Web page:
The Delhi High Court has observed that mere default in payment of rent as directed by the Court under Order XVA(1) of Code of Civil Procedure cannot, ipso facto, justify passing of an order striking off the defence of the defaulting tenant.
Justice C Hari Shankar was dealing with a plea challenging an order dated 07th December, 2019, passed in a civil suit by the Trial Court in which the petitioner was the defendant and the respondent was the plaintiff.
The impugned order adjudicated three applications preferred by the petitioner as the defendant under Order VII Rule 11 and sec. 151 of the Code of Civil Procedure and under sec. 340 of the Code of Criminal Procedure. Additionally, the impugned order struck off the defence of the petitioner, purportedly in exercise of jurisdiction under the proviso to Order XV-A(1) of the CPC.
The petitioner was before the High Court assailing all four decisions as contained in the impugned order.
The suit was filed by the respondent against the petitioner, seeking eviction of the petitioner from the premises of the respondent. The respondent's case in the suit was that the petitioner was the respondent's tenant vide lease deed dated 22nd February, 2017, followed by a rent agreement for a further period executed on 04th January, 2018. On the petitioner failing to vacate the premises despite the expiry of tenancy as so extended, the respondent filed civil suit against the petitioner seeking possession, permanent injunction and damages.
In the application under Order VII Rule 11, CPC proceedings, the petitioner filed an application under Order VII, Rule 11, submitting that the respondent had concealed a lease deed dated 18th November, 2018, and that, if the lease deed were taken into account, the plaint would be liable to be dismissed.
The Trial Court had held that an application under Order VII Rule 11, could be decided only on the basis of the averments contained in the plaint, and averments contained in the written statement or documents that the defendant sought to place on record could not be taken into account while adjudicating an application under Order VII, Rule 11.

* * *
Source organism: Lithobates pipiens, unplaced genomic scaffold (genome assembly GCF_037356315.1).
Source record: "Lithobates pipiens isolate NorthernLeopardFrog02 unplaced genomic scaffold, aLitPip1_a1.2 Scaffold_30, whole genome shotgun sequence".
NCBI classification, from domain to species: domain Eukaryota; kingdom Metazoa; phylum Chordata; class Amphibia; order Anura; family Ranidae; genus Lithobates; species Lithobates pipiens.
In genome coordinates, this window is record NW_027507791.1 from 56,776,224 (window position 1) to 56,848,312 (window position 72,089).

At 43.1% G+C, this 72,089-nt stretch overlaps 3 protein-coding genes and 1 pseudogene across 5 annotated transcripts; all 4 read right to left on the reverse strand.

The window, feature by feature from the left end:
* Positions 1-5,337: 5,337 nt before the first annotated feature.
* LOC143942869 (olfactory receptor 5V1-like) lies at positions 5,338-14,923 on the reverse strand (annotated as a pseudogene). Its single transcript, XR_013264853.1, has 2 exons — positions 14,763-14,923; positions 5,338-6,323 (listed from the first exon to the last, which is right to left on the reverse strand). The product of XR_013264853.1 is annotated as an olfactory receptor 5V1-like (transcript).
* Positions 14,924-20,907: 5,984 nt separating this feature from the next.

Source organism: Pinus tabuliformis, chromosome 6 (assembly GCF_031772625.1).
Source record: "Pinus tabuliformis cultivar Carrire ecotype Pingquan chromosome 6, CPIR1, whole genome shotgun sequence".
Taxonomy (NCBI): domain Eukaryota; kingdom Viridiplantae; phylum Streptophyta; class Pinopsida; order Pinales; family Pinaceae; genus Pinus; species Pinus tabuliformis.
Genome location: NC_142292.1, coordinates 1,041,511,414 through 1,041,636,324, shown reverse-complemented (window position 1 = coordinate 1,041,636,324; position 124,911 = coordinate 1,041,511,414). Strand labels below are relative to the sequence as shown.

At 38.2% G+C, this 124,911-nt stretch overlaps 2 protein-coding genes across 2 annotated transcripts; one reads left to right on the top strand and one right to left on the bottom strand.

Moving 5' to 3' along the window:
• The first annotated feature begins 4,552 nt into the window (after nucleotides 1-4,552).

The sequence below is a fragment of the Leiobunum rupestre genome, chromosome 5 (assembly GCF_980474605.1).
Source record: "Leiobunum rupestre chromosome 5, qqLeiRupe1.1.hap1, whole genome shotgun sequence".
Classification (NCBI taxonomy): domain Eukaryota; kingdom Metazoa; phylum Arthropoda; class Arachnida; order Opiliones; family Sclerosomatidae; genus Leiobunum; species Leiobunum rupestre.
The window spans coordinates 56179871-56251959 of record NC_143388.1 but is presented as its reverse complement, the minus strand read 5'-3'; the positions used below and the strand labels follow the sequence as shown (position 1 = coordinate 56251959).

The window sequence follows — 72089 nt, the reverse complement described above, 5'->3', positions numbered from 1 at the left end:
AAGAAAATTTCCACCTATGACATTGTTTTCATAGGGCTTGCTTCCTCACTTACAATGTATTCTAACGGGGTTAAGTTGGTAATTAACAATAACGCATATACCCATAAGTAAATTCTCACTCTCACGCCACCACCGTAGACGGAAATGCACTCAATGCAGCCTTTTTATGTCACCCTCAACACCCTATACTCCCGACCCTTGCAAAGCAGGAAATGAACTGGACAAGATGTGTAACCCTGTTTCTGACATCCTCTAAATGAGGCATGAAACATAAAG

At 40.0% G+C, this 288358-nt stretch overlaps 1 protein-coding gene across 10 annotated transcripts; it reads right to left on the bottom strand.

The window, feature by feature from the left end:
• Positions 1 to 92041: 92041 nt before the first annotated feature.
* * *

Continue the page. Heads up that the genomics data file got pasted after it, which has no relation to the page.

The High Court reiterated its findings in a recent decision in the case titled Madho Singh Chauhan v. Smriti wherein it was observed that an order for striking off of the petitioners' defence under Order XVA (1) is statutorily subject to Order XVA(2).
"Read in conjunction, mere default in payment of rent as directed by the Court under Order XVA(1) cannot, ipso facto, justify passing of an order striking off the defence of the defaulting tenant," the Court observed.
It further said that the Court is statutorily bound, under Order XVA (2) to, prior to passing of an order striking off the defence, serve a notice on the defaulting tenant, to show cause as to why the defence should not be struck off and, to consider the cause, if any, shown by the tenant in that regard.
"This is an exercise which, having been statutorily incorporated in public interest and in the interests of compliance with the principles of natural justice and fair play, has to be treated as mandatory and non-negotiable," the Court said.
The Court added that for non-compliance with the provisions of Order XVA(2), the impugned order which struck off the petitioners' defence could not be sustained having been taken without following the discipline envisaged in Order XVA (2). Accordingly, the impugned order was quashed by the Court.
In view of the above, the application of the respondent filed under Order XVA for striking of the petitioners' defence, was remanded to the Trial Court to further proceed with it in accordance with law.
"The petition stands accordingly partly allowed in the aforesaid terms with no orders as to costs," it said.
Case Title: RASHI MISRA v. B KALYANA RAMAN
Citation: 2022 LiveLaw (Del) 452